When you inspect the above image you may notice that the central diamond moves, shifts or “swims” within / above the background. I call this the Orthogonal Dotted Lines Sway.
∆ Angle) of the diamond lines vs. background lines and is (of course) lost when the lines are parallel
Shakeangle influences illusion strength. More on this below.
Equilum.toggles “equiluminance” (setting the dashed black-white to red-green of same brightness); equiluminance abolishes the seeming motion
Shadowcheckbox demonstrates that a seeming depth does not interact with the motion (prompted by the shadow some of Kitaoka’s examples)
Orthogonal Dotted Lines Swayallows to test other patterns.
Colbutton is just for aesthetic reasons (i.e. fun)
You are seeing your own eye movement here. The phenomenon belongs to the class of relative motion illusions, including the Ōuchi, the “Spine drift” illusion and examples by Akiyoshi Kitaoka, namely “Kite” and “Kite 2”. With the pop-up that defaults to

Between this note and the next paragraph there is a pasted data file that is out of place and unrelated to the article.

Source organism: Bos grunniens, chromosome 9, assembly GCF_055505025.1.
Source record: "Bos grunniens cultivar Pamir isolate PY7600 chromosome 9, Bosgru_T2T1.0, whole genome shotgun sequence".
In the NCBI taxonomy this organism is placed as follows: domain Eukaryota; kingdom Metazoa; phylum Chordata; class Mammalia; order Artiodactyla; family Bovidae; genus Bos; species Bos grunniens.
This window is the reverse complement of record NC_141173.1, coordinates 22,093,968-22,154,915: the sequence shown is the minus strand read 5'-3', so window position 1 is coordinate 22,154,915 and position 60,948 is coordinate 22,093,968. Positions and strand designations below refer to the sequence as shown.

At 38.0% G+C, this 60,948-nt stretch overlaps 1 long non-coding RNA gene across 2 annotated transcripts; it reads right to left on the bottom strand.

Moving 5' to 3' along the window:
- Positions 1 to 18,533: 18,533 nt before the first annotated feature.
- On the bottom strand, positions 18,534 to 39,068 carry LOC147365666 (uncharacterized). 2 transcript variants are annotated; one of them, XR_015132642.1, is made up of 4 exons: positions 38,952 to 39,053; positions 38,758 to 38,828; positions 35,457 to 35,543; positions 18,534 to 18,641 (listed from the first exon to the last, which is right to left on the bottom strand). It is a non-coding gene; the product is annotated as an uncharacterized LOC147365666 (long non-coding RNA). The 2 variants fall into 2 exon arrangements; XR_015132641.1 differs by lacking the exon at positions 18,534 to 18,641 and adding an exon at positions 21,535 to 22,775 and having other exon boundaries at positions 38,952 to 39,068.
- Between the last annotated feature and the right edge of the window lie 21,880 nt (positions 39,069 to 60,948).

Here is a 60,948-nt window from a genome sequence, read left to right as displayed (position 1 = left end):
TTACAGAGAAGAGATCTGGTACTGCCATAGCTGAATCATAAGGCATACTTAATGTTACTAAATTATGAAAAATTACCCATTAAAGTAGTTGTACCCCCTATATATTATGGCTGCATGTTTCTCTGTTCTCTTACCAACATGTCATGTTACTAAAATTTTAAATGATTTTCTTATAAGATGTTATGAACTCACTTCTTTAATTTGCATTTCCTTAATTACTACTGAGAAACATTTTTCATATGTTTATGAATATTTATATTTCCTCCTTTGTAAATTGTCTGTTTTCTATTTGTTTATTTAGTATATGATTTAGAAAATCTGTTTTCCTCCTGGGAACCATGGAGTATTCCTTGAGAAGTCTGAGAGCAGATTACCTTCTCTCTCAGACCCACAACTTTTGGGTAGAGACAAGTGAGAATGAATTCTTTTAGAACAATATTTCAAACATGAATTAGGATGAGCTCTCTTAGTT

Orthogonal Dotted Lines Sway, these and various other patterns can be selected. They all evoke shifting, swimming or swaying relative motion illusions, to different degrees; the
Orthogonal Dotted Lines Sway is possibly the simplest arrangement to evoke it, yet quite strong.
The “integration bias hypothesis” goes back to Hine (1997) but is best explained (and supported by data) by Mather (2000). Basically, if an rectangle is moved obliquely, its short and long edges generate motion signals, which have to be vectorially combined to recover the correct direction. Any bias leads to misestimation of the correct direction. Here motion direction along the dotted line sees high edge contrast (evoking a strong motion signal), while orthogonal to it the contrast is lower (grey background), causing a weaker motion signal. When the full pattern is moved (e.g. by eye movements), the misestimation of the central disk is orthogonal to the one of the surround, leading to relative displacement, thus to the illusion. As a test: When the background is darkened (use the lower of the 3 “color wells”), leading to more equal motion signals from all edges, the illusion is gone.
I built the present figure based on this hypothesis to explain this rather beautiful phenomenon (unfortunately, this hypothesis does not explain the “maximal sway direction”, so it fails):
While nothing seems actually wrong with the above :), the motion blur hypothesis predicts the wrong sway/shift angle. In the case of “Orthogonal Dotted Lines Sway”, along or 90° orthogonal to the lines is predicted, but (easy to test) a 45° shift (relative to lines, here corresponds to 0° or 90°) produces the strongest illusion. Bummer.